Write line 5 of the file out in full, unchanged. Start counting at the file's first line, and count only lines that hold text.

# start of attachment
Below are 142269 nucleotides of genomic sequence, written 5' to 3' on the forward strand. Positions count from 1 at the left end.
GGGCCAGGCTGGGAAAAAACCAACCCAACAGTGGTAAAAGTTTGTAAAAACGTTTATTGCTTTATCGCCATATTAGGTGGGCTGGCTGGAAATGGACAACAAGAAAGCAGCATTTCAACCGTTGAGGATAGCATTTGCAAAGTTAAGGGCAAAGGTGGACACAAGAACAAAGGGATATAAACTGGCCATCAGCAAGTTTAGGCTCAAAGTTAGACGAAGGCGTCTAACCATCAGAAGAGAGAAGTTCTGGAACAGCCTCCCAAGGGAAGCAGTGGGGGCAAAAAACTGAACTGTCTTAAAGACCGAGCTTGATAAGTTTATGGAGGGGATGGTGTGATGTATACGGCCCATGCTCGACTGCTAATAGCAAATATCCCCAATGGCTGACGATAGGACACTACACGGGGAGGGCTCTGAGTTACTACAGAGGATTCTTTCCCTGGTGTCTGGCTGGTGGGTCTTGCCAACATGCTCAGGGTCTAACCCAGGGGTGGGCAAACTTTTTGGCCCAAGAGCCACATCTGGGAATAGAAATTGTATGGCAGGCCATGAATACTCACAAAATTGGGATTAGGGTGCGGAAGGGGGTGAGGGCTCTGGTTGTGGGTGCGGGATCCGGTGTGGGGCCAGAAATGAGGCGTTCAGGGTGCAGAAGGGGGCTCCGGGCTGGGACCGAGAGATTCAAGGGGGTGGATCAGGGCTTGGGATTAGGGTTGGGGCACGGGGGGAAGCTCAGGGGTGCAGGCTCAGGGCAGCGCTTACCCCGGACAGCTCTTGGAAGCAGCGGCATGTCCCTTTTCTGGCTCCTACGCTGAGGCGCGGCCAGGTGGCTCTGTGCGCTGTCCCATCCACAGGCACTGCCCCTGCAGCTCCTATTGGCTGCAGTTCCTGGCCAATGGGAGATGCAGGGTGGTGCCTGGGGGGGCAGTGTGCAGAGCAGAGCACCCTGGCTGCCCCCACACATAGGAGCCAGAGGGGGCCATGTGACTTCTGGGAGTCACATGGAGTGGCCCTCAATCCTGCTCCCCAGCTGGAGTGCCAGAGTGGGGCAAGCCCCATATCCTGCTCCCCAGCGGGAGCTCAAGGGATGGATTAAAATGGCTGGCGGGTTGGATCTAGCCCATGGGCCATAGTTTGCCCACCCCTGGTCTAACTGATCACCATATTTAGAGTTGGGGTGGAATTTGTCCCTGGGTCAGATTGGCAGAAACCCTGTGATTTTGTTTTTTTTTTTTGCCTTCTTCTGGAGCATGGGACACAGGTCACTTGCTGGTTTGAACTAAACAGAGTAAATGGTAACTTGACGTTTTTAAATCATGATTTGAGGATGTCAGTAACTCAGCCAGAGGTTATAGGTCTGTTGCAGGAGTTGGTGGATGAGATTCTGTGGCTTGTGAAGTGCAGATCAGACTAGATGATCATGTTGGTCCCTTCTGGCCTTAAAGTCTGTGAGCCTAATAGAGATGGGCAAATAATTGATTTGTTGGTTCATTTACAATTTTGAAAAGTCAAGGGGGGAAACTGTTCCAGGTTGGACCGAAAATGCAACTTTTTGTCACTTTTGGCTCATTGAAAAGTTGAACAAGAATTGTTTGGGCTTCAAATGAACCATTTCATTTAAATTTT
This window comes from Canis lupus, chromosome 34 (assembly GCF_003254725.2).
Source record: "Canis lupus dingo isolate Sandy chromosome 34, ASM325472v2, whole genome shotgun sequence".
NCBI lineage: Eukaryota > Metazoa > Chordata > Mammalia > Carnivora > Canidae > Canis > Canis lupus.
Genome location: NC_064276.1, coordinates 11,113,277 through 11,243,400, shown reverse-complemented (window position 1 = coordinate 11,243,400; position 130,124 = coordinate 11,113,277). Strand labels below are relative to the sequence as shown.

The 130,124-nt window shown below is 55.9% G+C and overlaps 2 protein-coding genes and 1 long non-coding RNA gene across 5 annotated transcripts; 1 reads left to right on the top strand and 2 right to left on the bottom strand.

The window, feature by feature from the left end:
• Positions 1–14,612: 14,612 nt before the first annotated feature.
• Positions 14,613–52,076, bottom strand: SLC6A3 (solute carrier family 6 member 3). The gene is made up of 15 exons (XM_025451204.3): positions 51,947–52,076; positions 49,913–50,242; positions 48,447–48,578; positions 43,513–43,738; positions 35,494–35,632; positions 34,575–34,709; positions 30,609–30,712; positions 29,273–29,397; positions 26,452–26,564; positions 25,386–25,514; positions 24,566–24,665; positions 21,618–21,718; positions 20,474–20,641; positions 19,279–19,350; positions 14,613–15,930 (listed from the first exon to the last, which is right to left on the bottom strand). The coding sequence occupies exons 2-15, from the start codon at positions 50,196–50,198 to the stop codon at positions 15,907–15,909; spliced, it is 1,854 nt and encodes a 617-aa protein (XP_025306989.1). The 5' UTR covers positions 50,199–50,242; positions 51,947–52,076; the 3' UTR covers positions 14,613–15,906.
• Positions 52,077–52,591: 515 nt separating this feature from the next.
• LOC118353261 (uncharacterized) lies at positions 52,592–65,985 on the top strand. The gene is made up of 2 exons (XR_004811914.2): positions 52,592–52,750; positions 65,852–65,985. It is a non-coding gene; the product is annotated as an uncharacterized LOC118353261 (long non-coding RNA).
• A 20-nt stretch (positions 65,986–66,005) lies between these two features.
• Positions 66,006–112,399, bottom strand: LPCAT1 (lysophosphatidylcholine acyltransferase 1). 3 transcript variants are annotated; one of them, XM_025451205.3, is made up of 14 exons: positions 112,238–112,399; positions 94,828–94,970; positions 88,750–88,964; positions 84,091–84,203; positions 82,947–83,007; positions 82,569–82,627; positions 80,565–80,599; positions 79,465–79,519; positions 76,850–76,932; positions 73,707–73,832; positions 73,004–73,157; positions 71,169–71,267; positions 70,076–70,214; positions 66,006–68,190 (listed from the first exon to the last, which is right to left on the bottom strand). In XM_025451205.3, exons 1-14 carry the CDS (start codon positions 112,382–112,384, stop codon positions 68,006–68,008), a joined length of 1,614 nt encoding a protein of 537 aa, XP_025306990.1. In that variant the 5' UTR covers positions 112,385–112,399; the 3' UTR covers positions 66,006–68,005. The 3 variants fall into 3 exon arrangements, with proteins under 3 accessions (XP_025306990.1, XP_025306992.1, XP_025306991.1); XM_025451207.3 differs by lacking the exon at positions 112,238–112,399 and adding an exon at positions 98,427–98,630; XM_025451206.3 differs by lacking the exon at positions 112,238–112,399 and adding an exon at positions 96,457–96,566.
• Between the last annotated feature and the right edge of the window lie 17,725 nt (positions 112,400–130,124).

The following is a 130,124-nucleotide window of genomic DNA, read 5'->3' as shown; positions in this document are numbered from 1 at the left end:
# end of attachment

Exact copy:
NCBI lineage: Eukaryota > Metazoa > Chordata > Mammalia > Carnivora > Canidae > Canis > Canis lupus.